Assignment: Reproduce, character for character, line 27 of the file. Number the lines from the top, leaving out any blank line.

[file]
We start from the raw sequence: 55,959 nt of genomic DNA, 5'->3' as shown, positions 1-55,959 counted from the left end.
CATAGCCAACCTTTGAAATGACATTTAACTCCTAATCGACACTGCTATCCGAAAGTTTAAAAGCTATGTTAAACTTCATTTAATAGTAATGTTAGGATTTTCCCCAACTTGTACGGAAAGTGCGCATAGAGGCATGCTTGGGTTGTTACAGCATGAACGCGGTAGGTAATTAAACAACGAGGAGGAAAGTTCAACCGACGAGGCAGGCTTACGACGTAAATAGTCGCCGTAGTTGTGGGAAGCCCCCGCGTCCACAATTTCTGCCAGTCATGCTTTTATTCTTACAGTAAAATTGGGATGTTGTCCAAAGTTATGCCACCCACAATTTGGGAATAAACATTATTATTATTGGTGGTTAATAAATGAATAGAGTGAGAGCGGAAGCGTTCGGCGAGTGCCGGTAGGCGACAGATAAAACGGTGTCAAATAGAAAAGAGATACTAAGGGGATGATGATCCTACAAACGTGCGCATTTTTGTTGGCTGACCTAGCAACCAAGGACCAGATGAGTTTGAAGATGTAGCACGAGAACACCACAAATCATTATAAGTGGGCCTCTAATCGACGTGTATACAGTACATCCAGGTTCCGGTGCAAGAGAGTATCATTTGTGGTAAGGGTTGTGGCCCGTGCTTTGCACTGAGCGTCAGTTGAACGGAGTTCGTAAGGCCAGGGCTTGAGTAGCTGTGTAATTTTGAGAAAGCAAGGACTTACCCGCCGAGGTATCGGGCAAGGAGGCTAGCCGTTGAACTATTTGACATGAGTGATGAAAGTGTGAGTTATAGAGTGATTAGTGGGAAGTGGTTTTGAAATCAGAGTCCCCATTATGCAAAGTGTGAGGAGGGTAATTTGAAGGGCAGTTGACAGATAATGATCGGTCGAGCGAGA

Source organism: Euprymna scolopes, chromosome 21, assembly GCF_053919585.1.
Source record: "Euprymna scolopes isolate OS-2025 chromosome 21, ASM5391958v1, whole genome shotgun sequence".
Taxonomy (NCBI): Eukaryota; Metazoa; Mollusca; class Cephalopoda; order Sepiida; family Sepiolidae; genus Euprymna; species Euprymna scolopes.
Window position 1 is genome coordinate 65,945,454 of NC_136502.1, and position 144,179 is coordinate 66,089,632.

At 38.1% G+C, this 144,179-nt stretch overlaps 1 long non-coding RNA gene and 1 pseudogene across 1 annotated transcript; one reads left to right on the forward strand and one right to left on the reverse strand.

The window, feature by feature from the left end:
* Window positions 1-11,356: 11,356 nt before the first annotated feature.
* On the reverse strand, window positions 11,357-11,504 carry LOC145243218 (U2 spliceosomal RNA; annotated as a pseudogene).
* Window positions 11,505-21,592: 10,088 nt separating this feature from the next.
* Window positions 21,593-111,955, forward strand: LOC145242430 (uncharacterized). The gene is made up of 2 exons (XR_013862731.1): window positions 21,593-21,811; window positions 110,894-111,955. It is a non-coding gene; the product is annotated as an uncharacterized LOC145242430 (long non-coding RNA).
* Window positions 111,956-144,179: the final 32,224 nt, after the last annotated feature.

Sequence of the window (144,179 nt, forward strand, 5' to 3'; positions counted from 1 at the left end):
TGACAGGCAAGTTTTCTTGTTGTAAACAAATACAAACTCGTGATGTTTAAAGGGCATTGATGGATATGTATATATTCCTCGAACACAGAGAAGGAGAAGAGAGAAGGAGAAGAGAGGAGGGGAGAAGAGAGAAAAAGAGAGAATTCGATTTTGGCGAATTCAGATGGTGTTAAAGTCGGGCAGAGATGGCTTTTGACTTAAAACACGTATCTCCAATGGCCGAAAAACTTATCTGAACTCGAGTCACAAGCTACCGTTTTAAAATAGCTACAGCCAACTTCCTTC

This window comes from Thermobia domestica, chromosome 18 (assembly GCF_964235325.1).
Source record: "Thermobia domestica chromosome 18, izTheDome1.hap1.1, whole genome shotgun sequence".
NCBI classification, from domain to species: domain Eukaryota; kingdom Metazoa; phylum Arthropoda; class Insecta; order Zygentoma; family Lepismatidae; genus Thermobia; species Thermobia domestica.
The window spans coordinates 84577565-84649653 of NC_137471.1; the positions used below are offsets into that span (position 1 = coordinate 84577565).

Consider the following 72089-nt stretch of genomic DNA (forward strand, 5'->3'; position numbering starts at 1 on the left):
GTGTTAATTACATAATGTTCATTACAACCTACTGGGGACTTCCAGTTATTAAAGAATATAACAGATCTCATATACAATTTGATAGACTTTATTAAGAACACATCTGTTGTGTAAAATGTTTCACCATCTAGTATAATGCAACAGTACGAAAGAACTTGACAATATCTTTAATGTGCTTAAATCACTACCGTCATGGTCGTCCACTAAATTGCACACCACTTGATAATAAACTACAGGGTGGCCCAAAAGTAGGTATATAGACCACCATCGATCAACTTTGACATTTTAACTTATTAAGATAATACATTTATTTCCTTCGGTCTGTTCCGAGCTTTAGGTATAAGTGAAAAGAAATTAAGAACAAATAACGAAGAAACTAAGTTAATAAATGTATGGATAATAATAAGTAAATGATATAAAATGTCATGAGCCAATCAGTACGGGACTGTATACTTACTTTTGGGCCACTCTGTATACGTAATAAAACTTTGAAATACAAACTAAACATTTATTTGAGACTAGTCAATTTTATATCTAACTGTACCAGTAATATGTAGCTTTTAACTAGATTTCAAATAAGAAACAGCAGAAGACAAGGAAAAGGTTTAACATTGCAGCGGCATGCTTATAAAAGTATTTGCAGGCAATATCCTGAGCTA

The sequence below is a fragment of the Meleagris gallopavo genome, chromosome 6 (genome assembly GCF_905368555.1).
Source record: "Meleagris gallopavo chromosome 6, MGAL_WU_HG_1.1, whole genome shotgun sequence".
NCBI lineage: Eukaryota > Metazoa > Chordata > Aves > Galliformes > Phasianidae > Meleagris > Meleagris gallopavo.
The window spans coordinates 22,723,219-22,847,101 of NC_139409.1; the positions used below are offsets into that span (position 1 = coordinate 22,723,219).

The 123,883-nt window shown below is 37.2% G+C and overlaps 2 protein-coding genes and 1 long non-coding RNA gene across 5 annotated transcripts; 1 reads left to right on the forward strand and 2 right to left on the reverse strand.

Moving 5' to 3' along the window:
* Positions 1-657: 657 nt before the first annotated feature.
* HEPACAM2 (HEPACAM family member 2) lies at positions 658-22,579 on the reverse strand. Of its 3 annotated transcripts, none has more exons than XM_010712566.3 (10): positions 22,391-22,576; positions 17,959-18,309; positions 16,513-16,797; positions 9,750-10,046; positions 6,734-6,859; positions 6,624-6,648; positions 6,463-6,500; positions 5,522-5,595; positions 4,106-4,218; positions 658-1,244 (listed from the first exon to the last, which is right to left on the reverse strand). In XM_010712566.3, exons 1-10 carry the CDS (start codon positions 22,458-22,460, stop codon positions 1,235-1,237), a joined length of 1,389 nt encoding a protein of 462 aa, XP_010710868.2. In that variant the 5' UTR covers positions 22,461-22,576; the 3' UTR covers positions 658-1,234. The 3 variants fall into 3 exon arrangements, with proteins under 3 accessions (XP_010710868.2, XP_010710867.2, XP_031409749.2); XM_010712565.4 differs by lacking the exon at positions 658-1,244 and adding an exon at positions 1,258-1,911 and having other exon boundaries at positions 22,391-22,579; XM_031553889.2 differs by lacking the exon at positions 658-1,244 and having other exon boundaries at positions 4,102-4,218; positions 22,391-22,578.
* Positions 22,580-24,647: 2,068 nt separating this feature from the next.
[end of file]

Moving 5' to 3' along the window: